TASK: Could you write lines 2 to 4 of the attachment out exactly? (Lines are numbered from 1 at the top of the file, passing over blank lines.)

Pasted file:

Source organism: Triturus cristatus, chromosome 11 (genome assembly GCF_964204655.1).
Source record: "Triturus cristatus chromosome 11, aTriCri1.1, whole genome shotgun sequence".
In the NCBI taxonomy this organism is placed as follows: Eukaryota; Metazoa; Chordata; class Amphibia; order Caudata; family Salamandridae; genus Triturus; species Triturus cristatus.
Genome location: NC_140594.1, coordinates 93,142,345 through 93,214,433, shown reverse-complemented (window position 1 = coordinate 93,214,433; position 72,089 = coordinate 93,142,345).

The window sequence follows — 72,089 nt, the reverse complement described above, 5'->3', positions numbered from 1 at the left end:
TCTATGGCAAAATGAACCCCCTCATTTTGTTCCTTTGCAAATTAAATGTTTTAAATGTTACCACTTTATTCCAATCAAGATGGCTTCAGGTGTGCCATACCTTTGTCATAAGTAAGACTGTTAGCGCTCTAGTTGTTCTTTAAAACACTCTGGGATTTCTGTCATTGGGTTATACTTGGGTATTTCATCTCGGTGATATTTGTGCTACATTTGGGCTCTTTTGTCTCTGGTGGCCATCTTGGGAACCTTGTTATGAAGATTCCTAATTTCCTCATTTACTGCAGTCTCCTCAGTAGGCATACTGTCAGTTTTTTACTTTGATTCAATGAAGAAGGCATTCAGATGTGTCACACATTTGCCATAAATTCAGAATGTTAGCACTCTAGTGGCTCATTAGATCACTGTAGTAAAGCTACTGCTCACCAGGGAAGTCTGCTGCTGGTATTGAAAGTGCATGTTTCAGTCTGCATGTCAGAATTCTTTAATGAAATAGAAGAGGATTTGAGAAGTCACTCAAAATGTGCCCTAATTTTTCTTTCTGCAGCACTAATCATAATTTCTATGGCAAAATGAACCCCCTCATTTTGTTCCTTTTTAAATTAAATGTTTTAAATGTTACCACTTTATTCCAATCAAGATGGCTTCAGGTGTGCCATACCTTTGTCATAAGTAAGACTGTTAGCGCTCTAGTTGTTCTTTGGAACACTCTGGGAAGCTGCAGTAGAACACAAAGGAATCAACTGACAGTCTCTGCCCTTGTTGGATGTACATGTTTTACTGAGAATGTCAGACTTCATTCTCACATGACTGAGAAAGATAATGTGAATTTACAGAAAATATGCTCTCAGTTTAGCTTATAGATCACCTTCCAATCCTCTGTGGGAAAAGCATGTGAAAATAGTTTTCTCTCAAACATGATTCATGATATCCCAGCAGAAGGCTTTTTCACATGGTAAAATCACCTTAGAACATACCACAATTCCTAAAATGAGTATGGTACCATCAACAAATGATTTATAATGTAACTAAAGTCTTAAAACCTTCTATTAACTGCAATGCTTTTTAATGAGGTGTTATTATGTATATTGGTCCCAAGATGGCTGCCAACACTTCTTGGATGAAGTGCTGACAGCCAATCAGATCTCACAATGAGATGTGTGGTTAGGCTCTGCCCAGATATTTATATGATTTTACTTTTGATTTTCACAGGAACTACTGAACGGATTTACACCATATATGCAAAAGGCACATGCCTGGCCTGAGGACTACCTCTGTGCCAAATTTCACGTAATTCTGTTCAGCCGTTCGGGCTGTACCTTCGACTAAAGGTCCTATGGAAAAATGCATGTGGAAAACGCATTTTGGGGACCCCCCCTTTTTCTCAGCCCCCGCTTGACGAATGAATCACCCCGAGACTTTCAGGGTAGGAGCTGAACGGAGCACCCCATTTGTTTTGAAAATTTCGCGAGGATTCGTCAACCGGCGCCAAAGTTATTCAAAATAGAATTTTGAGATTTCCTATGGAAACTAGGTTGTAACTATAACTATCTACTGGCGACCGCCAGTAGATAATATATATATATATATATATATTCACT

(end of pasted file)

Source record: "Triturus cristatus chromosome 11, aTriCri1.1, whole genome shotgun sequence".
In the NCBI taxonomy this organism is placed as follows: Eukaryota; Metazoa; Chordata; class Amphibia; order Caudata; family Salamandridae; genus Triturus; species Triturus cristatus.
Genome location: NC_140594.1, coordinates 93,142,345 through 93,214,433, shown reverse-complemented (window position 1 = coordinate 93,214,433; position 72,089 = coordinate 93,142,345).